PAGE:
No matter what you think of Amazon’s HQ2 safari, you’ve got to admit it’s been one of the all-time great publicity stunts in the history of corporate America. A quick HQ2 search of Google News returns a stunning 3.5 million entries, and 17 pages of links to stories from just late October through mid November. If any press is good press, it’s hard to imagine a better result.
A lot of the press, of course, has not been so hot. As you’d expect Amazon has been blasted from both the right and left for “crony capitalism,” “corporate welfare,” etc. That’s silly. State EcDev folks are a pretty savvy bunch. They get what’s at stake here—even if the blathering class does not.
Still, there’s an understandable hangover from the process. “It [would have increased] the competition for talent but it would [have been] great,” Tom Linebarger, CEO of Cummins Engine, based south of Indianapolis in Columbus, Indiana, told Chief Executive. “It would provide jobs for a lot of people. It would be really good for [Indiana] and we would benefit.”
But simple math dictates that the fix was in from the start. You need a truly massive local population to fill 25,000 new jobs of any kind, let alone the most-difficult-to-fill high-tech jobs at a time when the national unemployment rate for those with a college degree is 2%. Amazon admitted as much by splitting the project in two and then situating it in two of the largest, best-educated cities in the nation. In retrospect, it’s hard to imagine them going anywhere else, isn’t it?
Rather than lament lost opportunity, here’s another way to see things: In ginning up the Great Amazonian Headquarters Hunt, Jeff Bezos did the rest of the CEOs in America—and their counterparts in state and local government—a huge service. He provided an impetus for EcDev departments all over the country to really focus on helping business. Not just tax breaks, but truly critical stuff like assessing their workforce; the local education system; congestion; housing; airports; energy; infrastructure; crime; quality of life—all the things that government should be thinking about when it comes to building the economy.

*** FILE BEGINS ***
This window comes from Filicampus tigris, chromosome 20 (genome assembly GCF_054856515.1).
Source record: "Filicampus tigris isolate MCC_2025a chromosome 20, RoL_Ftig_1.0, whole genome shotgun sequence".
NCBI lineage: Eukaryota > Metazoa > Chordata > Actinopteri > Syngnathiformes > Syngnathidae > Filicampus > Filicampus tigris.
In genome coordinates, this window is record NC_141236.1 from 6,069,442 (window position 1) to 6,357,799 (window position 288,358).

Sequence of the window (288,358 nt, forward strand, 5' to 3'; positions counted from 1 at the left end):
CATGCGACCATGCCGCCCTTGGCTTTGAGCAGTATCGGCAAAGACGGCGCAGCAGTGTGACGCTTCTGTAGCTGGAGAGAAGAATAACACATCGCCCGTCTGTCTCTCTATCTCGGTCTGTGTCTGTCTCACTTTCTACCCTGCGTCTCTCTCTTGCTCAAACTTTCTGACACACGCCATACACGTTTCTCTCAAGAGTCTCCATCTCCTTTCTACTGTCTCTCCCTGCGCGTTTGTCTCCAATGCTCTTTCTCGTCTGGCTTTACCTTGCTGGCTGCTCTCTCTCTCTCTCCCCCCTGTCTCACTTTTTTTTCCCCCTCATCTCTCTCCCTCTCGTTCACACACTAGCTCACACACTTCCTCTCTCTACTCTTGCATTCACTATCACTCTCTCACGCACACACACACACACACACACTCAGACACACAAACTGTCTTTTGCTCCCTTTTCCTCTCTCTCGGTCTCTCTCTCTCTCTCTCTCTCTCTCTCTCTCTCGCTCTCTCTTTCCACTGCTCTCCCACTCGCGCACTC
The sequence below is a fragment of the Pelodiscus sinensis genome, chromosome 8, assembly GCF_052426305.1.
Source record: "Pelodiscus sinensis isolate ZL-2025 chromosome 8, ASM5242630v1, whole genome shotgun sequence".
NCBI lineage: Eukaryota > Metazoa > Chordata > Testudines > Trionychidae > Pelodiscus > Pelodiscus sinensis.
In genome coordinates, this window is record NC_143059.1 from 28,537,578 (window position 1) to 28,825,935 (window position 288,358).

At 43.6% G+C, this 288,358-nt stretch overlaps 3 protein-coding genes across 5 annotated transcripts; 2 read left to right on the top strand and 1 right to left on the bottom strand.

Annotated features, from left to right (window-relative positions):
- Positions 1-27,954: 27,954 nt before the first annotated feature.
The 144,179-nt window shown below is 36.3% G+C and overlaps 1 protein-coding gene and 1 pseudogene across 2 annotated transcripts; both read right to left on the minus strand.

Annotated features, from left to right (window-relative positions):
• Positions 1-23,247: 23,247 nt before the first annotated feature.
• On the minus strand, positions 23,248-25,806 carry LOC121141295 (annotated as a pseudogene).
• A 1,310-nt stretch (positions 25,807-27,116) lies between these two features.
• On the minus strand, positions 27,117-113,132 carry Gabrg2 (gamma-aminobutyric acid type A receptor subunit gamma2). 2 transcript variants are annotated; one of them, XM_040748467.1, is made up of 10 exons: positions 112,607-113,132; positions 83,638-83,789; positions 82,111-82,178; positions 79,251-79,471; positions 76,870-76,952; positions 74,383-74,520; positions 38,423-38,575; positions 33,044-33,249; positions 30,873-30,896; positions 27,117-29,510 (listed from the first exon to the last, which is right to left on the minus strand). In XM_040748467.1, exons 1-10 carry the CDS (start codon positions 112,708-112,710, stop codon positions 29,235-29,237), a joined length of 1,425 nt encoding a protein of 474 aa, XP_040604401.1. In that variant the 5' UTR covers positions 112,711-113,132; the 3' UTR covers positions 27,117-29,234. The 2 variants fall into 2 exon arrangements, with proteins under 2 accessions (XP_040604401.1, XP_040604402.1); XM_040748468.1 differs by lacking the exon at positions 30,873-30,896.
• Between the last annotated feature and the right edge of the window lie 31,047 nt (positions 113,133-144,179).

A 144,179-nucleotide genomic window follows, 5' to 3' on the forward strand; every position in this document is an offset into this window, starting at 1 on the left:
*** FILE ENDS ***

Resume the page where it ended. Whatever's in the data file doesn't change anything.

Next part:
So while any CEO reading this would of course love to find the same kind of people Amazon is searching for, the truth is that almost none of you need find 50,000 of them in the next couple years (thankfully?).
But what about 25 or 250—or maybe even 2,500—great people? That’s a different story.
So why not just follow the trail laid down by Amazon—the hundreds of locales around the nation that may not be right for HQ2 (or even an HQ for you), but would be a great place for a satellite office or expansion site.
Chances are the local government in a hundred places is more prepared to talk with you than ever before—even if it never makes the news.